9. Reviewers are prone to telling some harsh truths – it’s the nature of the beast, and you should, as an author, realize that before putting your book out for critique. If reviewers didn’t want to seek out the wheat from the chaff then they wouldn’t do this job. For me, I seek a standard in books for readers because books need to be kept alive, and indie publishing needs to shake off its bad rep. Others may say it’s an achievement that anyone even finishes writing a book. To a reviewer, this seems like denigration of literature to scrapbooking. Deep down, doesn’t everyone want to be a bestseller?

Author Francine Prose is also a reviewer. In the NY Times she says of reviewers, “For me, writing a negative review feels like being the child in Hans Christian Andersen’s “The Emperor’s New Clothes.” Few of us remember how the tale ends: The child cries out that the emperor is naked, which the emperor knows, but the procession continues anyway, “stiffer than ever.” This might cast some doubt on the efficacy — the point — of the negative review, but it also casts some light on the child in the story, who isn’t necessarily trying to expose the dishonest weavers or the hypocritical courtiers or oblige the emperor to get dressed. He just can’t help telling what he believes is the truth.”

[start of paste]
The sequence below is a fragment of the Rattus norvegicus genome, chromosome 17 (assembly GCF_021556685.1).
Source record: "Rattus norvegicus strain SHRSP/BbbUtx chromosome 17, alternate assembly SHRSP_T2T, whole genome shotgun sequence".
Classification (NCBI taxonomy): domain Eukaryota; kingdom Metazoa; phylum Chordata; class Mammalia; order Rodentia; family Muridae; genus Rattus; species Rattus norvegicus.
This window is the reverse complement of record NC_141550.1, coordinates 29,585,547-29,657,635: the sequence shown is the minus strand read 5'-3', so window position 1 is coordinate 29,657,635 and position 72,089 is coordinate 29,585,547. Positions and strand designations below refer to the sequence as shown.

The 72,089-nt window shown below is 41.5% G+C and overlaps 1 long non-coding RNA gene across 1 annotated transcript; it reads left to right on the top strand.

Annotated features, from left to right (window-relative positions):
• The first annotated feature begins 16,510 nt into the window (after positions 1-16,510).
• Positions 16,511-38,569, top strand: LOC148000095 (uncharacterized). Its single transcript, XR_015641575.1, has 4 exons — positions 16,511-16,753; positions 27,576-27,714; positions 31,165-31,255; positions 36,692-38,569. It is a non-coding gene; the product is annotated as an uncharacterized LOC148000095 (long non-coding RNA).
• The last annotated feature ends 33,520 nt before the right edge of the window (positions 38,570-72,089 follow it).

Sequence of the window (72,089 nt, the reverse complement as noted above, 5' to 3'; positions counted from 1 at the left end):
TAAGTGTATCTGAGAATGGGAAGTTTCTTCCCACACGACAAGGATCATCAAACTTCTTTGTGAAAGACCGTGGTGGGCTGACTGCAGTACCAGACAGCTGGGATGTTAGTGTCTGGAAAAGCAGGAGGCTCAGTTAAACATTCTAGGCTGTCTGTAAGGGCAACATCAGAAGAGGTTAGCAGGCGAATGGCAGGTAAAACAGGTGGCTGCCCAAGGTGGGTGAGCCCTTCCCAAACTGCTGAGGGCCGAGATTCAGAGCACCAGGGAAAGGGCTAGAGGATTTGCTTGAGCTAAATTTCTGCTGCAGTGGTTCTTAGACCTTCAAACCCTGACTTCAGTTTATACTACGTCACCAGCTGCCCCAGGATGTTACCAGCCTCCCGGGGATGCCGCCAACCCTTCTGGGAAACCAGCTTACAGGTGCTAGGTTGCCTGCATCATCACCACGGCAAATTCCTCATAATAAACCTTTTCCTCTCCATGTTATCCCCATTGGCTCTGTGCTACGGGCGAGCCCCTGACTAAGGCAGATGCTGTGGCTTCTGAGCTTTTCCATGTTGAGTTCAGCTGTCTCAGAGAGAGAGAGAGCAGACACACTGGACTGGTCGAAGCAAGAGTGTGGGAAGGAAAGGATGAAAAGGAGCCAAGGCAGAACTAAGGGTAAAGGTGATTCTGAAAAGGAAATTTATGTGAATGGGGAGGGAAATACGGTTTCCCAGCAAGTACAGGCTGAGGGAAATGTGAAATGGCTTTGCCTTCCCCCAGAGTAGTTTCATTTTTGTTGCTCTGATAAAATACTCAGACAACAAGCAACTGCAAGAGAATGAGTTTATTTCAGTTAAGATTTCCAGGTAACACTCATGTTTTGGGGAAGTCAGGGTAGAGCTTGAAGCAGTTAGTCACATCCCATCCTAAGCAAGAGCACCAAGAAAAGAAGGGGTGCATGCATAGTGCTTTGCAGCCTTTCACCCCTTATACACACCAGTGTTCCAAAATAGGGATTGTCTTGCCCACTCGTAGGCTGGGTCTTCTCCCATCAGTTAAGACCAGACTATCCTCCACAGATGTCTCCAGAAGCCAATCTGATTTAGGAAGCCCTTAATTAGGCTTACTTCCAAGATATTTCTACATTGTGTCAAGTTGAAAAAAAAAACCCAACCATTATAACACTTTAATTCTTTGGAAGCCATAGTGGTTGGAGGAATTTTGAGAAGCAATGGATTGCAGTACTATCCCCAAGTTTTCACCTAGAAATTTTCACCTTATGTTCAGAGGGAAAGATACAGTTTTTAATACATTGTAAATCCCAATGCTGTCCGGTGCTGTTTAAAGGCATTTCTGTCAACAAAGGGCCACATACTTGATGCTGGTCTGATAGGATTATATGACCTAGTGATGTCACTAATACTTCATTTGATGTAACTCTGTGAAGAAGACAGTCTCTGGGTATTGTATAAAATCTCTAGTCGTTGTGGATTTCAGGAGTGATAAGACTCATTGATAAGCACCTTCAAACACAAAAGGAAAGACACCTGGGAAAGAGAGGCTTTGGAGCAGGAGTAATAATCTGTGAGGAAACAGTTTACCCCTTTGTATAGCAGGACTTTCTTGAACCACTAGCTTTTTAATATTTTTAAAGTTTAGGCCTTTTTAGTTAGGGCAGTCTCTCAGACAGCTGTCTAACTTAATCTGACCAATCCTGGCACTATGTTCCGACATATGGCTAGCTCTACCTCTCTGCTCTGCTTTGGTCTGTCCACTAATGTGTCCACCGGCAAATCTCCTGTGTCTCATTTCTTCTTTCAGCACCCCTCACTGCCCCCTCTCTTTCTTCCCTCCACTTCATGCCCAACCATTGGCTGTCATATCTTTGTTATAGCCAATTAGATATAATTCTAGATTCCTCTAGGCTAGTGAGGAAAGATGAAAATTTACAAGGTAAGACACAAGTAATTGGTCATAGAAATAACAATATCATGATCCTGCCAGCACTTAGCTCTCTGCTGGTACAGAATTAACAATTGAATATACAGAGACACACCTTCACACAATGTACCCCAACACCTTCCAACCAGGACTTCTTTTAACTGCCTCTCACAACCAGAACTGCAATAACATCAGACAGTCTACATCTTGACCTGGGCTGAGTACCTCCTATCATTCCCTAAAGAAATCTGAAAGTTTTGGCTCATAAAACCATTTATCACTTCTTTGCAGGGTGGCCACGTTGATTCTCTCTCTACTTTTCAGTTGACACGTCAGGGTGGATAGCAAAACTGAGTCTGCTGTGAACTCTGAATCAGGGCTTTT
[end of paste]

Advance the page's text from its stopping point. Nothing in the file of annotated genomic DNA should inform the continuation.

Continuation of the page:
10. Remember that negative or mixed reviews give your book credibility. If all you have is five-star reviews online, or on Amazon, you are going to look like you rigged it that way. Pick any great book on Goodreads or Amazon and you will see they all have negative and mixed reviews. In the great scheme of things, a three-star review upwards is a great review, no matter what the author may believe.

  • Susanne O’Leary

    Great post and great advice. As seasoned author of more than fifteen novels, I have had my share of bad reviews. I try to take them on my chin, but here is the real deal, in a blog post I wrote on the subject. https://susannefromsweden.wordpress.com/2011/06/22/how-i-really-feel-about-bad-reviews/

  • Keith A Pearson

    My first book has only been out for little under a month and all the reviews have been extremely positive. However, I know the day will come when somebody hates my book, and leaves a review accordingly. I’ve prepared for that moment by spending hours reading the reviews for ‘The Girl on The Train’ and ’50 Shades of Grey’. Both books have more than their fair share of negative reviews but both books sold in vast numbers. It’s also worth mentioning that many of the Man Booker Prize nominated books don’t always get particularly great reviews.